One important element of the scientific method is having a properly constructed hypothesis. One of the essential characteristics of a good hypothesis is that it can be refuted or contradicted by an observation or physical experiment. Scientists call this characteristic falsifiability.
Likewise, one indispensible component of a market-beating investment process is being able to know if you made a mistake. Taking a page from science, we could call this characteristic “mistakability”. A good investing thesis is one that at some point in the future – as result of study and observation – you will be able to know if you were mistaken about, or not.
Speculating per se does not possess this quality. It often relies on nothing more that the notion that something is going up or down and that it will continue to do so. If it does not work out, it is insufficient – at least by the standard I am suggesting – to assert that you made a mistake because it stopped doing so. This is circular logic.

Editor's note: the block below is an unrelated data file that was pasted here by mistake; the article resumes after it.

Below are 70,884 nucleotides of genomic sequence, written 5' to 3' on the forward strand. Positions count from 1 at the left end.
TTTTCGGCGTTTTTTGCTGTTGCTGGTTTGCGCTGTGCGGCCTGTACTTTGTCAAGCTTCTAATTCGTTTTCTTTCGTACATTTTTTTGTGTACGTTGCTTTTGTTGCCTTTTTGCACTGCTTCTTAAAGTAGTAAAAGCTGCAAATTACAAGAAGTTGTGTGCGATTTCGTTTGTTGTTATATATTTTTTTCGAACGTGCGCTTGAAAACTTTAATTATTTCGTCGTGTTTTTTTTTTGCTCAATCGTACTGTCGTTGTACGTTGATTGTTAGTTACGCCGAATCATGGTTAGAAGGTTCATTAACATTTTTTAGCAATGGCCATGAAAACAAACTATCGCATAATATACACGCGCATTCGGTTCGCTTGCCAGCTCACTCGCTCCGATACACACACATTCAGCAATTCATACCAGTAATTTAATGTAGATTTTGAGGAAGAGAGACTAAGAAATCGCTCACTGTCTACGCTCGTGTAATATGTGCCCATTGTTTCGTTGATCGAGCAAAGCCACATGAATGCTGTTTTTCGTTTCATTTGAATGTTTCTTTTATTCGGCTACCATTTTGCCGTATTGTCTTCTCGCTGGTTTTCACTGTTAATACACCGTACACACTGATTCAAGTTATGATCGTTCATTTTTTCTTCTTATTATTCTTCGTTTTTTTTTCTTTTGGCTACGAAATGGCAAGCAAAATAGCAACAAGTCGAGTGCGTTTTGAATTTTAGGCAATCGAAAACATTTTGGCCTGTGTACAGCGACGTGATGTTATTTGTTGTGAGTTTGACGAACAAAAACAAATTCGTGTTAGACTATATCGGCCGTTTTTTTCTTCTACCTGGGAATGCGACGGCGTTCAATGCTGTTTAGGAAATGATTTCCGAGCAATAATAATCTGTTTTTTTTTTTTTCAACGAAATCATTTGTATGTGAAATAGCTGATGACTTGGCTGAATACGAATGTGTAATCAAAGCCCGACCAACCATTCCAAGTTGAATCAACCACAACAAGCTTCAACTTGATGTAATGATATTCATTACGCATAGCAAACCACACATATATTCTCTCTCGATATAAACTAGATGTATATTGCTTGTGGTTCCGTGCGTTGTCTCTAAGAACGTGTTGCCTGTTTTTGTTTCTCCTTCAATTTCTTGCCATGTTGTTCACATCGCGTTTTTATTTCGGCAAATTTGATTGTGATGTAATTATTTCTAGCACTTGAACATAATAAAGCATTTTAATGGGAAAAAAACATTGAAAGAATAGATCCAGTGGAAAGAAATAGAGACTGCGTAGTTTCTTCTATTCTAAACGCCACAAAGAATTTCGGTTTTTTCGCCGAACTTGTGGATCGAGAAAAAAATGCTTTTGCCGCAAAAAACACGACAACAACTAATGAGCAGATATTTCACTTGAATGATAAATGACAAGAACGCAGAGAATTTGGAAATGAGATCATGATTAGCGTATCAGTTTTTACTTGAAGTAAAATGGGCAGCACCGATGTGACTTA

True mistakability is a substantive, positive, assertion grounded in logic and fact. “I think Microsoft’s current software royalties will continue to grow at five to seven percent over the next ten years and that its core software franchise is well protected by a strong moat grounded in high-switching costs and network effects.
If you do not have a clear, written investment thesis for each holding, each of which exhibits mistakability, you may be fooling yourself. If you manage money for others and an investment does not work out, you owe it to your investors to be able to provide a clear explanation of why you invested and what went wrong.
Market-beating investing is predicated on clear, rational thinking and avoiding dumb mistakes. Insisting that your investment theses possess mistakability is essential.